Viewpoints

A new poll last month asked 700 likely voters, “Do you generally support or oppose school choice?” and 70% said “support.” That’s a landslide. Sure, the idea was big with Republicans, but 67% of independents favor choice. A majority of Democrats, 53%, did.

Is the left really coming for your gas stove? Wisconsin Republicans, who have introduced legislation ensuring you will be able to continue to run your appliances and your car and your home on fossil fuels, clearly think so. And there is considerable evidence they are correct.

Teaching is a complex task, at its best a performing art. You get summers off, but you’re grading papers at night all winter, drawing on depths of patience and stamina. You’d qualify for sainthood if you gave 100% every day as your employer’s check showed indifference. Act 10 freed districts to quantify their appreciation for diligence. Teachers responded to the appreciation. This is right and just.

Wisconsin’s FoodShare is supposed to be a short-term safety net program. But redistributionists have used the pandemic as an excuse to grow government involvement in one of the most basic aspects of human life — how individuals feed themselves — in an upward trajectory detached from meaningful metrics on need or economics.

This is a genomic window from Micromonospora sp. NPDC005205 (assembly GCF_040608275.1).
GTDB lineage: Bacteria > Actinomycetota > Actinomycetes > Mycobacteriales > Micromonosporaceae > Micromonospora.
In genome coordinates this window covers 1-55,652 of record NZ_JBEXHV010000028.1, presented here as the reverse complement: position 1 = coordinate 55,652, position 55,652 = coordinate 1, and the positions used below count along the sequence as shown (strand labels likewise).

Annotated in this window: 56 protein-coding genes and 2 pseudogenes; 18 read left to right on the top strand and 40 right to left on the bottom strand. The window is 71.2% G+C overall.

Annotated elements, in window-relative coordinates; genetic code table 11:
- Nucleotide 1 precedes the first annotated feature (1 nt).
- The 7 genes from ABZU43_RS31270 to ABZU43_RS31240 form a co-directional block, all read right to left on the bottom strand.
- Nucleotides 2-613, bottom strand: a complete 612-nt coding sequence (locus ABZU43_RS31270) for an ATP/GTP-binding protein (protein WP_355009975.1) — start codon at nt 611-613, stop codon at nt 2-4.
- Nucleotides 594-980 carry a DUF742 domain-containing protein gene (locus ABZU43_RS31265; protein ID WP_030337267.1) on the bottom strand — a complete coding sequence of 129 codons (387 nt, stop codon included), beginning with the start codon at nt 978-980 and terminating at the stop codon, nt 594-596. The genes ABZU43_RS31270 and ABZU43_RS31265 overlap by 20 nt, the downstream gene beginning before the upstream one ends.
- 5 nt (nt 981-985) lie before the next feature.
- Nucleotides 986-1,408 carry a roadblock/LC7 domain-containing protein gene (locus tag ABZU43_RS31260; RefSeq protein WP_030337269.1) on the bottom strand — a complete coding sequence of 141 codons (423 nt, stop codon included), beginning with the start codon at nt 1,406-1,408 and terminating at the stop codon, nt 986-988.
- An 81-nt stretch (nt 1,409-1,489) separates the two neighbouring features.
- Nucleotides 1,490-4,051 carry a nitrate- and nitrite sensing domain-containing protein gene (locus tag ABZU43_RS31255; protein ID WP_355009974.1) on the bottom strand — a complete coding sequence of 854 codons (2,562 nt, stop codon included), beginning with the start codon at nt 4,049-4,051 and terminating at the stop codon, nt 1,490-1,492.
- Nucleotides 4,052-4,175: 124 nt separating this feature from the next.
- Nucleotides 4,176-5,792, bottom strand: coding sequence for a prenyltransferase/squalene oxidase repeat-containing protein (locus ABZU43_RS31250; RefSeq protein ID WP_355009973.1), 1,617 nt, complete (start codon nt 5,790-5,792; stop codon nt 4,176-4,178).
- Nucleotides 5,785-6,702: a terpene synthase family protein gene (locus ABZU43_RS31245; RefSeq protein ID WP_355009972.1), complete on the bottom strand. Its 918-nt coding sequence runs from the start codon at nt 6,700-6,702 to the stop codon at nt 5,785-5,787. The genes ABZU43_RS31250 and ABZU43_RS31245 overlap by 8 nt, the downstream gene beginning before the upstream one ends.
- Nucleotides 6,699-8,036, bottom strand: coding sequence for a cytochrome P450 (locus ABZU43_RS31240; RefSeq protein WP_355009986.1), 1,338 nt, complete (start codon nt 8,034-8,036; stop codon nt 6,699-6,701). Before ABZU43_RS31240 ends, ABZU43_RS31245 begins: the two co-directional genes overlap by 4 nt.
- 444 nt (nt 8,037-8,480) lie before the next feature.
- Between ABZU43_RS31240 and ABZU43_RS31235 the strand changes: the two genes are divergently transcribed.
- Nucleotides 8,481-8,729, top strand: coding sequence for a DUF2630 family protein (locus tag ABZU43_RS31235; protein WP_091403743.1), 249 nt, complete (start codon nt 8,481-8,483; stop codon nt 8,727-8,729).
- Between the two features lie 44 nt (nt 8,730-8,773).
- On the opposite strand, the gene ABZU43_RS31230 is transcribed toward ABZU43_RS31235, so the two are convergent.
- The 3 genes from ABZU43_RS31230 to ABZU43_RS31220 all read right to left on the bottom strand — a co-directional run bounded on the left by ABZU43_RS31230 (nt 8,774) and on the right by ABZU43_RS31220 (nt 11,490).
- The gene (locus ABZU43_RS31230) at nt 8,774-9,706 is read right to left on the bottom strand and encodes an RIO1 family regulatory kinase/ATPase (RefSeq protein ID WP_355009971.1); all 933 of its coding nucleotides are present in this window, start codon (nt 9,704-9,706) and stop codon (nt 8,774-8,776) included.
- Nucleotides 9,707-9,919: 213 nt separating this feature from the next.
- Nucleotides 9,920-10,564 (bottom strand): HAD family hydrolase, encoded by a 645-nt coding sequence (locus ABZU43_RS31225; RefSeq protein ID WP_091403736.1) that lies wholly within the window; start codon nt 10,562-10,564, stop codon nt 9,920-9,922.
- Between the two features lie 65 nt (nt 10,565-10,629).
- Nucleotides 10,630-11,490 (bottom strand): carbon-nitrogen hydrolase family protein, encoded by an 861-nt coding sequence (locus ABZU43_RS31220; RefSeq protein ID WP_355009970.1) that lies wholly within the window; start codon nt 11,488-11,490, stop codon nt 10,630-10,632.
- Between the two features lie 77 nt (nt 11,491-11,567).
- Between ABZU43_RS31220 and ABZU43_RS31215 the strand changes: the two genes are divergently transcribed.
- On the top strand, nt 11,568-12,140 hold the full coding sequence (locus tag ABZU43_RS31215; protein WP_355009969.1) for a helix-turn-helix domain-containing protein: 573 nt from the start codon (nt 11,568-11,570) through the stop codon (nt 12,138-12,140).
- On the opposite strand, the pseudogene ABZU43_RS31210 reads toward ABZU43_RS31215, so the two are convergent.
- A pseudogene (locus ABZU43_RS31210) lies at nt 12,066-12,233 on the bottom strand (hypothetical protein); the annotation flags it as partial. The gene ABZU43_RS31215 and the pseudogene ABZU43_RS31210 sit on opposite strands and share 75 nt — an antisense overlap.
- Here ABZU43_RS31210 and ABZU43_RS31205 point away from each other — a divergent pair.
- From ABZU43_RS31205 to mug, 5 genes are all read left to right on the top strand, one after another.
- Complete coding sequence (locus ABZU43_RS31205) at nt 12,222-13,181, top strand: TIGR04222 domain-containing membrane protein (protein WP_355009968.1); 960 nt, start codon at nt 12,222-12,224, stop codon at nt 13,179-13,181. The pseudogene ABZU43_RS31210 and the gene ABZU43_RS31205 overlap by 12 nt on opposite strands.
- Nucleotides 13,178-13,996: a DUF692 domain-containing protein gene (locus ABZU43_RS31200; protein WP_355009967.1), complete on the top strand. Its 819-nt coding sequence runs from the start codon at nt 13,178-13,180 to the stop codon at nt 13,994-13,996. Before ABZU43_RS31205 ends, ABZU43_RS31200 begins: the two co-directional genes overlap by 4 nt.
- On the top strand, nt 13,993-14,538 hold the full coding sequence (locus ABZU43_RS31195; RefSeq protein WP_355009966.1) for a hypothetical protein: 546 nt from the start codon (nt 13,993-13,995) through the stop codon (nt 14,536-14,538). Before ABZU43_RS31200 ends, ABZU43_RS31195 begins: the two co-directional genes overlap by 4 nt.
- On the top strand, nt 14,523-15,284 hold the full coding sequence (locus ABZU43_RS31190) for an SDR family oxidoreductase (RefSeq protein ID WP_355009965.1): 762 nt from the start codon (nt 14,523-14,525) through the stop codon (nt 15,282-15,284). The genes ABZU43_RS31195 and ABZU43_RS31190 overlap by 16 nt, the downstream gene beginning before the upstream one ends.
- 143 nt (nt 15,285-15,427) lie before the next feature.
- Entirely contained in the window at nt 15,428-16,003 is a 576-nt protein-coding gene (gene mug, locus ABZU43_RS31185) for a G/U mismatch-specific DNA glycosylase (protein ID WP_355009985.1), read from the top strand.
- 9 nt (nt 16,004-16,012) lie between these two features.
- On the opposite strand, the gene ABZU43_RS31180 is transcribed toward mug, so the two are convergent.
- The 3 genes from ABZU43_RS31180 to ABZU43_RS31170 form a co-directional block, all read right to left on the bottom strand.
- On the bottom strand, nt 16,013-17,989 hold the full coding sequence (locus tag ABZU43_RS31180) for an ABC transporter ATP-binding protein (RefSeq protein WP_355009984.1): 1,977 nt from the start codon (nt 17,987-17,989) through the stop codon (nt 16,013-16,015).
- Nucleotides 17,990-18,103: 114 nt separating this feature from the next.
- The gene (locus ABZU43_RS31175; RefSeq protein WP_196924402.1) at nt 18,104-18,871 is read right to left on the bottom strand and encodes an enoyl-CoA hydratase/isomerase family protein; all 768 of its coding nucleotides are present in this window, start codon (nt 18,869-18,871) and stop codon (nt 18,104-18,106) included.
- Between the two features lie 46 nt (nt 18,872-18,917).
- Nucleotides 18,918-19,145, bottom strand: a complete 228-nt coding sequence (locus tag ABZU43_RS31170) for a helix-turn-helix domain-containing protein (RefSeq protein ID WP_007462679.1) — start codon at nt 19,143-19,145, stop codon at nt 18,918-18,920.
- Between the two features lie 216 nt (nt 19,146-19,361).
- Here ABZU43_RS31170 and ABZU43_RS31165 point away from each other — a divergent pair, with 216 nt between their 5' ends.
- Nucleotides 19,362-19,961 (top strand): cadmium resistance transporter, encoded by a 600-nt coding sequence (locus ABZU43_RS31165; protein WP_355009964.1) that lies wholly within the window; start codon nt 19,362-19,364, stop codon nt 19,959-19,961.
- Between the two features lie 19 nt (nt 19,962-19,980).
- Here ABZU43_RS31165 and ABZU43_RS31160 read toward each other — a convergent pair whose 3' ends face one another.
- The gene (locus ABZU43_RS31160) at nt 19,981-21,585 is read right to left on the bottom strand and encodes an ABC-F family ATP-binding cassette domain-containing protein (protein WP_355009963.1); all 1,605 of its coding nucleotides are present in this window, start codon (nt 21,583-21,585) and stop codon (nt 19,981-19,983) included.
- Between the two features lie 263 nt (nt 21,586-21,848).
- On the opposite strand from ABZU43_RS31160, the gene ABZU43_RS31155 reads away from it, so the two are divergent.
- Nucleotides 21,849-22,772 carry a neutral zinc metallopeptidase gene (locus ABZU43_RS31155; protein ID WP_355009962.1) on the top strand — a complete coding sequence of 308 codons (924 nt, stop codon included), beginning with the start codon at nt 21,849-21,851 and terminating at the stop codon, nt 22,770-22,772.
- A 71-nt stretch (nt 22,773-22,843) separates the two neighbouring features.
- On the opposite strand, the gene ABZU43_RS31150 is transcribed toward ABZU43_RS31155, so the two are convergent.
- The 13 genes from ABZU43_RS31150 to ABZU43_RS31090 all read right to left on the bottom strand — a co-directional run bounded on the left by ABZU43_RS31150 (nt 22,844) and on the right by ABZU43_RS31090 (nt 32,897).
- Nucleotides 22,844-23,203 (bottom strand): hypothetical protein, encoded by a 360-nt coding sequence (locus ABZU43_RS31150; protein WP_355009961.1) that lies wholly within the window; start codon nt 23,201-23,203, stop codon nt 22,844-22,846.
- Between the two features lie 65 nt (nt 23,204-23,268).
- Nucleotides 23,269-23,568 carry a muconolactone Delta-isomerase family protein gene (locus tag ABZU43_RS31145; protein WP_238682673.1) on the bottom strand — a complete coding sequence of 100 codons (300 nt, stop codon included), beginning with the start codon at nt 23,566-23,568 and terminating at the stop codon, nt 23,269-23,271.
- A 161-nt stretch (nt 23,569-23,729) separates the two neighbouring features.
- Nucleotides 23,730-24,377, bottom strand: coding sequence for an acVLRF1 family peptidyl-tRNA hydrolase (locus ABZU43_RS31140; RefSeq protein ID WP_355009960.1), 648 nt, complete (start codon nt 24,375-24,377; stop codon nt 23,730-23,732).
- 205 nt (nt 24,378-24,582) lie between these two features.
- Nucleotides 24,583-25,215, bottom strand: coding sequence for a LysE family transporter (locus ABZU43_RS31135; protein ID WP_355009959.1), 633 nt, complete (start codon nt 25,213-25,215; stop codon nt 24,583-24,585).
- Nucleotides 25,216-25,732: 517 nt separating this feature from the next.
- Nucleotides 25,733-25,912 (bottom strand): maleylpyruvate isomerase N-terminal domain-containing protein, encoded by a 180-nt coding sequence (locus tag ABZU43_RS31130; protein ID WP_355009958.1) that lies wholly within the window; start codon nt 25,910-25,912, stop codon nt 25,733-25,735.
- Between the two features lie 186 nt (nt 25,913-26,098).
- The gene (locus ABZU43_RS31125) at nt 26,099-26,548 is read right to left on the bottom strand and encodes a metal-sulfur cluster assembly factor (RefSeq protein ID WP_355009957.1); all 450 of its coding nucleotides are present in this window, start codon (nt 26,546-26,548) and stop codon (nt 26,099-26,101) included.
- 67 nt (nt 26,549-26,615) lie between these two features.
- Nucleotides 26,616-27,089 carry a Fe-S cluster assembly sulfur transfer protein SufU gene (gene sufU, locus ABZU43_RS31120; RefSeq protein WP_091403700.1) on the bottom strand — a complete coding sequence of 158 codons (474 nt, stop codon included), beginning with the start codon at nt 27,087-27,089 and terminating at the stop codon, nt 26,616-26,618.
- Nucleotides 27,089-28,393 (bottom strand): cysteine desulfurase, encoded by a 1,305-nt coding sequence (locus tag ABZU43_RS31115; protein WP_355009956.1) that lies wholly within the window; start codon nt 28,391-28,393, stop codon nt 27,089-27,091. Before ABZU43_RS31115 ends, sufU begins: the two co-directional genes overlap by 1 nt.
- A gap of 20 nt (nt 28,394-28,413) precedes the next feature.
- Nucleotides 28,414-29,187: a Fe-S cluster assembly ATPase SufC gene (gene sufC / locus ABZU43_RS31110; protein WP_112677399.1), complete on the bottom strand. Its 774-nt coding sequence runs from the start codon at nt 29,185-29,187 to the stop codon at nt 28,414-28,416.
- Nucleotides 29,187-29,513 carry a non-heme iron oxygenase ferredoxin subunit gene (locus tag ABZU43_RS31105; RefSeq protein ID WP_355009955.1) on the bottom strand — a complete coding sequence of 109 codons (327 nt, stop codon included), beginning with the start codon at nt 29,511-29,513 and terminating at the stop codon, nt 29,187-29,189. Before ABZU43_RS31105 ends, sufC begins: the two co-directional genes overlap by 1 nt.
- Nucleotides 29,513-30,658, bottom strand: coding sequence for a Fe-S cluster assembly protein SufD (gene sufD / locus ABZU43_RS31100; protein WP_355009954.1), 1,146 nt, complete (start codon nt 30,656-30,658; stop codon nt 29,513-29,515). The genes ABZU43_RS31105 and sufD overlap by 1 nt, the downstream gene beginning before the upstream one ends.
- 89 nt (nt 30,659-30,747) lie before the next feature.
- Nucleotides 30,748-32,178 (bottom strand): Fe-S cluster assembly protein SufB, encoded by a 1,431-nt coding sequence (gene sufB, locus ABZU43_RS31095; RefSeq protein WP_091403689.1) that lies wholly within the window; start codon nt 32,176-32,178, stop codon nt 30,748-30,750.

Pathways, a public school, gets $9,200 per pupil from taxpayers, the funding Wisconsin offers to all charter schools. By contrast, the average district public school in Wisconsin spends about $15,300 per child, the latest “total education cost,” according to the Department of Public Instruction. Why the gap?

Robin Vos spoke a hard truth the other day, something unpleasant because it is incontrovertible.

Speaking about the future of funding an important Wisconsin priority, the speaker of the state Assembly said, “The gas tax is declining whether we like it or not.”

Wisconsin’s flat tax is about what needs to happen next year and the year after that, and down the road even further when our kids are grown and tempted to take that job in Austin because all that’s left here is vacant office space and minimum wage gigs at the local vape shop. It’s about growing the pie the way CROWE assures us can happen.

For decades, “a lot of kids didn’t get phonics instruction or much of it,” said Hanford. “They weren’t taught how to sound out the written words. And it became pretty clear by the 90s that that had been a big mistake.”

More than one former Wisconsinite has told me over the years that to be considered a resident of another state – and be exempt from paying Wisconsin’s high taxes without completely abandoning your family and friends back home – you have to spend six months and a day there.

Turns out that’s not true.